Michigan State Senate District 21

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Michigan State Senate District 21
Current incumbentJohn Proos Republican Party
Population266,141
Gender50.8% Female, 49.2% Male
Race81.7% White, 11.2% Black, 2.6% Other, 2.6% Two or More Races, 1.1% Asian, 0.7% Native American, 0.1% Pacific Islander
Ethnicity5.8% Non-Hispanic, 94.2% Hispanic
Next electionNovember 4, 2014
Michigan's twenty-first state senate district is held by Republican Senator John Proos.

As of the 2010 census, a total of 266,141 civilians reside within Michigan's twenty-first state senate district.[1] Michigan state senators represent an average of 260,096 residents.[2] After the 2000 Census, each member represented 261,538 residents.[3]

About the office

Members of the Michigan State Senate serve four-year terms with term limits.[4] Senators are elected at the same time as the governor and serve four-year terms concurrent with the governor's term of office. Senate elections are offset by two years from U.S. Presidential elections (e.g., Presidential elections were in 2000 and 2004, senate elections were in 2002 and 2006). Michigan legislators assume office the at noon on first day of January.

Qualifications

Section 7 of Article 4 of the Michigan Constitution states, "Each senator and representative must be a citizen of the United States, at least 21 years of age, and an elector of the district he represents. The removal of his domicile from the district shall be deemed a vacation of the office. No person who has been convicted of subversion or who has within the preceding 20 years been convicted of a felony involving a breach of public trust shall be eligible for either house of the legislature."

Salaries

See also: Comparison of state legislative salaries

As of 2013, members of the Michigan Legislature are paid $71,685/year. Legislators can use up to $10,800/year for expenses.[5]

Term limits

See also: State legislatures with term limits

The Michigan legislature is one of 15 state legislatures with term limits. Voters enacted the Michigan Term Limits Act in 1992. That initiative said that Michigan senators are subject to term limits of no more than two four-year terms, or a total of eight years. Senators who have not served more than half of someone else's Senate term are eligible for two full terms (i.e. - eight years). Michigan legislators assume office the at noon on first day of January.[4]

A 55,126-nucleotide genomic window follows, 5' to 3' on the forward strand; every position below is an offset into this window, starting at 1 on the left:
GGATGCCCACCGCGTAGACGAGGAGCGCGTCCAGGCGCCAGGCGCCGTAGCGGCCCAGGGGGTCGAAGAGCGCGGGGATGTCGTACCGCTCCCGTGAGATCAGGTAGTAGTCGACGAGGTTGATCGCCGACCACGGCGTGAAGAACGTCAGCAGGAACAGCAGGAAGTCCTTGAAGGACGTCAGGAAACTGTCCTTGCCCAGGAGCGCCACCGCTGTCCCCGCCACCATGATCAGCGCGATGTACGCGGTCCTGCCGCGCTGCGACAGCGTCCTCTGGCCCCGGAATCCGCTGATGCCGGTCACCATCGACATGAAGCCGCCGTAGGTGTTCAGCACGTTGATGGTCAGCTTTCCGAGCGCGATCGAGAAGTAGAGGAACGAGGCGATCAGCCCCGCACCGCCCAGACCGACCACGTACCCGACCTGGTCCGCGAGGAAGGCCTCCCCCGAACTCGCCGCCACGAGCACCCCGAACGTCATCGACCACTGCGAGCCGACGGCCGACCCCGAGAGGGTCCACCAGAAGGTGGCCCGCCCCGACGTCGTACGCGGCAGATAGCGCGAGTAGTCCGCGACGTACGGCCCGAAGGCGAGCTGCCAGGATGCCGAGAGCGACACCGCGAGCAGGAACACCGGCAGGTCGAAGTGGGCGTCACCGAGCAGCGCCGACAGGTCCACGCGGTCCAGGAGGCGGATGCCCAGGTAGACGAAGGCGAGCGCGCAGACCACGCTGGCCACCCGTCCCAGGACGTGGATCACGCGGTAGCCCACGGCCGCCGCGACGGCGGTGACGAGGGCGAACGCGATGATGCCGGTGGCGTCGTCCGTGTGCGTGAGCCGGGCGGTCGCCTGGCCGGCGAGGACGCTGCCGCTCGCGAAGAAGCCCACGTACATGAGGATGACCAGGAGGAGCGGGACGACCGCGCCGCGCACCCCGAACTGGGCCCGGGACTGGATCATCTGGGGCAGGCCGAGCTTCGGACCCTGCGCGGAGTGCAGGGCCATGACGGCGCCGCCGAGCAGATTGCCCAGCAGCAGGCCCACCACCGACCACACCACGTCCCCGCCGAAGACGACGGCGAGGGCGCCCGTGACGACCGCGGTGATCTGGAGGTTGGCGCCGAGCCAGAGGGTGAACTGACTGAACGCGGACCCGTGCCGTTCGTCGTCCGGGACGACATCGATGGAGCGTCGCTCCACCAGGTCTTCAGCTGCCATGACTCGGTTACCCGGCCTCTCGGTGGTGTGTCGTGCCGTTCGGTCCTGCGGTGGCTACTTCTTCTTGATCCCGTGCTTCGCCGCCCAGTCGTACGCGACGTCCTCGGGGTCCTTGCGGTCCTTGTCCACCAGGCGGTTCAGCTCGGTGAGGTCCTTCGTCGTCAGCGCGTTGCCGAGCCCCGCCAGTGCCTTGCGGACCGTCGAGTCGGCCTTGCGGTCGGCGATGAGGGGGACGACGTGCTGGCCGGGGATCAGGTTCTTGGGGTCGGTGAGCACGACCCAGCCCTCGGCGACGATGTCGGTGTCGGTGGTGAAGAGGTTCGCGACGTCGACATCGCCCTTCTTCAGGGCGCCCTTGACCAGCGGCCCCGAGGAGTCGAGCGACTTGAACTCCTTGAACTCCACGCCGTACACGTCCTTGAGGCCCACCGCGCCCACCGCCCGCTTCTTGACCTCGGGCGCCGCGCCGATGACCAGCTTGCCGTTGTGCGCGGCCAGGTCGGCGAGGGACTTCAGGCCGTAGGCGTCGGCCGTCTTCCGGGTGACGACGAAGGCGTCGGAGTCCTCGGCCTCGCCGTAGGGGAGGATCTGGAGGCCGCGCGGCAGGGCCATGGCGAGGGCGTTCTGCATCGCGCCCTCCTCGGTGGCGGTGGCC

The first year that the term limits enacted in 1992 impacted the ability of incumbents to run for office was in 2002.

Vacancies

See also: How vacancies are filled in state legislatures

Whenever a vacancy occurs in the senate, it is up to the Governor to call for a special election. A special election must be held during the next scheduled general election.[6] If the vacancy happened after the statewide primary, leaders of the respective party organizations within the Senate district can submit a list of nominees to be voted on by party leadership. A vote must be held no later than 21 days after the vacancy.[7]

Elections

2010

See also: Michigan State Senate elections, 2010

Elections for the office of Michigan State Senate consisted of a primary election on August 3, 2010 and a general election on November 2, 2010. The signature-filing deadline for major party candidates wishing to run in this election was May 11, 2010. The deadline for independent candidates was July 15, 2010.[8] John Proos (R) defeated Scott Elliott (D) in the general election. Proos defeated Todd Griffee in the Republican primary. Elliott was unopposed in the Democratic primary.[9][10]

Michigan State Senate, District 21, General Election, 2010
Party Candidate Vote % Votes
     Republican Green check mark transparent.pngJohn Proos 66.5% 49,818
     Democratic Scott Elliott 33.5% 25,062
Total Votes 74,880

Campaign contributions

Since 2002, candidates for Michigan State Senate District 21 have raised a total of $513,049. Candidates who raised money in contributions earned $73,293 on average. All figures come from Follow the Money.

Campaign contributions, Michigan State Senate District 21
Year Amount Candidates Average
2010 $231,507 3 $77,169
2006 $56,011 1 $56,011
2002 $225,531 3 $75,177
Total $513,049 7 $73,293

See also

External links

References